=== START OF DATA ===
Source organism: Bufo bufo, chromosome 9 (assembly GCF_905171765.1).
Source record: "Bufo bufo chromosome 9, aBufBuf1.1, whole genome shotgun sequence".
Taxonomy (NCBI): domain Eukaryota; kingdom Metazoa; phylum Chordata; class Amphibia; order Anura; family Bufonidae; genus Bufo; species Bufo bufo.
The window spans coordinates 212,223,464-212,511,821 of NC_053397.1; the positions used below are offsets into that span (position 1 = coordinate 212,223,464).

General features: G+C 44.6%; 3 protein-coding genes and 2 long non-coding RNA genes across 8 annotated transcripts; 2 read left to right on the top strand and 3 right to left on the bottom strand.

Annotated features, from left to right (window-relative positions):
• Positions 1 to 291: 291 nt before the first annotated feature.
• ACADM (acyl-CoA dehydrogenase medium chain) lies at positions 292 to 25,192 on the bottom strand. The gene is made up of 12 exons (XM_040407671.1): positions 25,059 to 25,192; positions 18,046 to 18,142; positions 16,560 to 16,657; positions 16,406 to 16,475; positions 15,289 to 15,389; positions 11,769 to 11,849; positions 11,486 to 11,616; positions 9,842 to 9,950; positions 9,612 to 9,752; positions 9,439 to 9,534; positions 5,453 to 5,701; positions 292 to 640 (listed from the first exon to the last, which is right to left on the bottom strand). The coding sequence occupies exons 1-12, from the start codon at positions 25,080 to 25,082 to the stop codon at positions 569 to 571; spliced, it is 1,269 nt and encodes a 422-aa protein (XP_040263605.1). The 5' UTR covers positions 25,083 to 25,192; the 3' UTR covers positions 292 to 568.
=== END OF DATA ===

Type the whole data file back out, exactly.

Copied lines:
Source organism: Bufo bufo, chromosome 9 (assembly GCF_905171765.1).
Source record: "Bufo bufo chromosome 9, aBufBuf1.1, whole genome shotgun sequence".
Taxonomy (NCBI): domain Eukaryota; kingdom Metazoa; phylum Chordata; class Amphibia; order Anura; family Bufonidae; genus Bufo; species Bufo bufo.
The window spans coordinates 212,223,464-212,511,821 of NC_053397.1; the positions used below are offsets into that span (position 1 = coordinate 212,223,464).

General features: G+C 44.6%; 3 protein-coding genes and 2 long non-coding RNA genes across 8 annotated transcripts; 2 read left to right on the top strand and 3 right to left on the bottom strand.

Annotated features, from left to right (window-relative positions):
• Positions 1 to 291: 291 nt before the first annotated feature.
• ACADM (acyl-CoA dehydrogenase medium chain) lies at positions 292 to 25,192 on the bottom strand. The gene is made up of 12 exons (XM_040407671.1): positions 25,059 to 25,192; positions 18,046 to 18,142; positions 16,560 to 16,657; positions 16,406 to 16,475; positions 15,289 to 15,389; positions 11,769 to 11,849; positions 11,486 to 11,616; positions 9,842 to 9,950; positions 9,612 to 9,752; positions 9,439 to 9,534; positions 5,453 to 5,701; positions 292 to 640 (listed from the first exon to the last, which is right to left on the bottom strand). The coding sequence occupies exons 1-12, from the start codon at positions 25,080 to 25,082 to the stop codon at positions 569 to 571; spliced, it is 1,269 nt and encodes a 422-aa protein (XP_040263605.1). The 5' UTR covers positions 25,083 to 25,192; the 3' UTR covers positions 292 to 568.